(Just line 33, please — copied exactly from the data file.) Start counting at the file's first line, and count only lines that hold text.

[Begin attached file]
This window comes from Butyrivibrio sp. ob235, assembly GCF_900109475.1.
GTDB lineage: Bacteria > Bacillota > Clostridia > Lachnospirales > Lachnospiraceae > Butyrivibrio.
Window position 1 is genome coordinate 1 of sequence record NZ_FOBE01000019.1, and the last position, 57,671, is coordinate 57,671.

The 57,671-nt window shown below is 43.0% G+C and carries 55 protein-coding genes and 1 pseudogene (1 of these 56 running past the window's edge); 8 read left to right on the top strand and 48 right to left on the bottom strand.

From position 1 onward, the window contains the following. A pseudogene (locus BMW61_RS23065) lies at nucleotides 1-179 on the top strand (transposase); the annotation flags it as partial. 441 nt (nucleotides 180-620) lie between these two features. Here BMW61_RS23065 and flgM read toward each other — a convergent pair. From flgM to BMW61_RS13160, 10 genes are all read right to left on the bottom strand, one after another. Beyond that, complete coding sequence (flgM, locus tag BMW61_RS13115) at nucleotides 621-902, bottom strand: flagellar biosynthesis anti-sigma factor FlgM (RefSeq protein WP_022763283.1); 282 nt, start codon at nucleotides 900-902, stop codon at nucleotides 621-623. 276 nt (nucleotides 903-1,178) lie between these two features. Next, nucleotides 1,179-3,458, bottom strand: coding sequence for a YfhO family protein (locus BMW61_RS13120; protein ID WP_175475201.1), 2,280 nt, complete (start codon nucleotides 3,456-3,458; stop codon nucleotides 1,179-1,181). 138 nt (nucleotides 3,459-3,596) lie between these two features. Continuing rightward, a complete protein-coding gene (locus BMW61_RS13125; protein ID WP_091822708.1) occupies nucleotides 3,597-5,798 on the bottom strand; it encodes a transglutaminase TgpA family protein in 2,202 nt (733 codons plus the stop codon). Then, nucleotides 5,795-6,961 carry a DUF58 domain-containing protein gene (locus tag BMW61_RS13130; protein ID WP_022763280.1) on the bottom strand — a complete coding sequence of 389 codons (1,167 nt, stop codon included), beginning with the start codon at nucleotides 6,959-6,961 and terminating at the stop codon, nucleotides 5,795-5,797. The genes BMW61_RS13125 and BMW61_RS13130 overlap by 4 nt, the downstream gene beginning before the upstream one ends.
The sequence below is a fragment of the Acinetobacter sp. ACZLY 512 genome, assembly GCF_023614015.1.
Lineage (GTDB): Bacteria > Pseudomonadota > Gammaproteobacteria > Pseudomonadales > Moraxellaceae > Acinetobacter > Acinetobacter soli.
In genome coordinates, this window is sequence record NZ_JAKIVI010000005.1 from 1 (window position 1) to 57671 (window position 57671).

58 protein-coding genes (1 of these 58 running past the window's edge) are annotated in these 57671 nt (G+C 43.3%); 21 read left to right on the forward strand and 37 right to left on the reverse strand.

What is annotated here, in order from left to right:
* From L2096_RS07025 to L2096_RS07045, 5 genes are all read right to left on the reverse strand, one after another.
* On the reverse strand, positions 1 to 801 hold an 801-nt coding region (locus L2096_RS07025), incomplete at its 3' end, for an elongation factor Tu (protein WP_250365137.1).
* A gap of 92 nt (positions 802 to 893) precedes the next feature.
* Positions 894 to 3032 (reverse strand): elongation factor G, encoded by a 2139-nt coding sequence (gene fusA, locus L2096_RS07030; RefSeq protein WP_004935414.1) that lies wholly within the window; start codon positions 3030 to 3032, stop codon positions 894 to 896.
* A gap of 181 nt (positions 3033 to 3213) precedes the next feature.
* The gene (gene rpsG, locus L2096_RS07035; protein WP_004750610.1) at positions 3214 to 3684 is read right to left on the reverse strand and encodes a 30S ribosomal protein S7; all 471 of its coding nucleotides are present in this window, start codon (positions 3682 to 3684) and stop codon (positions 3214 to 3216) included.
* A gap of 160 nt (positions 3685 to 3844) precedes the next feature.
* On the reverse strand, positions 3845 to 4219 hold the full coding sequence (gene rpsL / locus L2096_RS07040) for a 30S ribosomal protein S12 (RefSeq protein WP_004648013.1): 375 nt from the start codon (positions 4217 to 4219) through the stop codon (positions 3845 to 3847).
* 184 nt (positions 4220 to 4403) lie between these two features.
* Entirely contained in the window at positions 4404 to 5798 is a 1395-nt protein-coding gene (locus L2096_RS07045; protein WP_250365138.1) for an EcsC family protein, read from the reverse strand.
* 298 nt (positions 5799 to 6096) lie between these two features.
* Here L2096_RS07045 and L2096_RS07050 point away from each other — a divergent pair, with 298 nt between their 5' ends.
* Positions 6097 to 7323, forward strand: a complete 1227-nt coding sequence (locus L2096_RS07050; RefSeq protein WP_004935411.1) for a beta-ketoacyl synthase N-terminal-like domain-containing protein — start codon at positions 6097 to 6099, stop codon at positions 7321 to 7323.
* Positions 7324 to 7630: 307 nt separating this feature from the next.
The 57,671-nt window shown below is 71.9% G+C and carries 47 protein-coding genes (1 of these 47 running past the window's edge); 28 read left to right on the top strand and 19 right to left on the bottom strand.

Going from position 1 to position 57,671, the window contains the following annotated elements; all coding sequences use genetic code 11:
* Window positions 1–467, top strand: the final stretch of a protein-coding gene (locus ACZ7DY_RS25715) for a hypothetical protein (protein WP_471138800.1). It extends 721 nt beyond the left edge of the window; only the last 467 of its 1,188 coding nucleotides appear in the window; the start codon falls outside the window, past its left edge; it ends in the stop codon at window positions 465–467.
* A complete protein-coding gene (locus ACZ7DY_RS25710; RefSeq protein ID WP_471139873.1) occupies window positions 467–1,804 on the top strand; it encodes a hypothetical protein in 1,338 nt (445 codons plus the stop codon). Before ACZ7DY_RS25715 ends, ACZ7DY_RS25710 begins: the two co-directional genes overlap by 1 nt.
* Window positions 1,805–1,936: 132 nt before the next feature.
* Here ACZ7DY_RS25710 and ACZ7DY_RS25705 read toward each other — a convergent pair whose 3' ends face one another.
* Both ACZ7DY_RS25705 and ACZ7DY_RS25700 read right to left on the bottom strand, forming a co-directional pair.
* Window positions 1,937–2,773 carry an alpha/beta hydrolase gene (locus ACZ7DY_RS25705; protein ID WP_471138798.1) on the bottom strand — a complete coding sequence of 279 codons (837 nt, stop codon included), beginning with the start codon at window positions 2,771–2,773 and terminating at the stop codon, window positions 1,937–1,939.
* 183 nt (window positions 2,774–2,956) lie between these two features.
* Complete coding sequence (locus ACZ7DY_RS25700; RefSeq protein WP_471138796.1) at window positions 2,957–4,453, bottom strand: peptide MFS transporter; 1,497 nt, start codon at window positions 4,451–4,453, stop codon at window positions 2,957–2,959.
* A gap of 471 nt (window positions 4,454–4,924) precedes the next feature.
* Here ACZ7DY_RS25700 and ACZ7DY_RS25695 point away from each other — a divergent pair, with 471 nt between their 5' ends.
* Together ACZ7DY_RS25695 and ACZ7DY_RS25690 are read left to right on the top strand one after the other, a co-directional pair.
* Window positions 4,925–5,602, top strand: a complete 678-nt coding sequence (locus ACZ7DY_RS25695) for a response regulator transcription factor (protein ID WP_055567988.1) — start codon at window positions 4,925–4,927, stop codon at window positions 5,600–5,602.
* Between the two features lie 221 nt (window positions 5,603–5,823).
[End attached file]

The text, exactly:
* 183 nt (window positions 2,774–2,956) lie between these two features.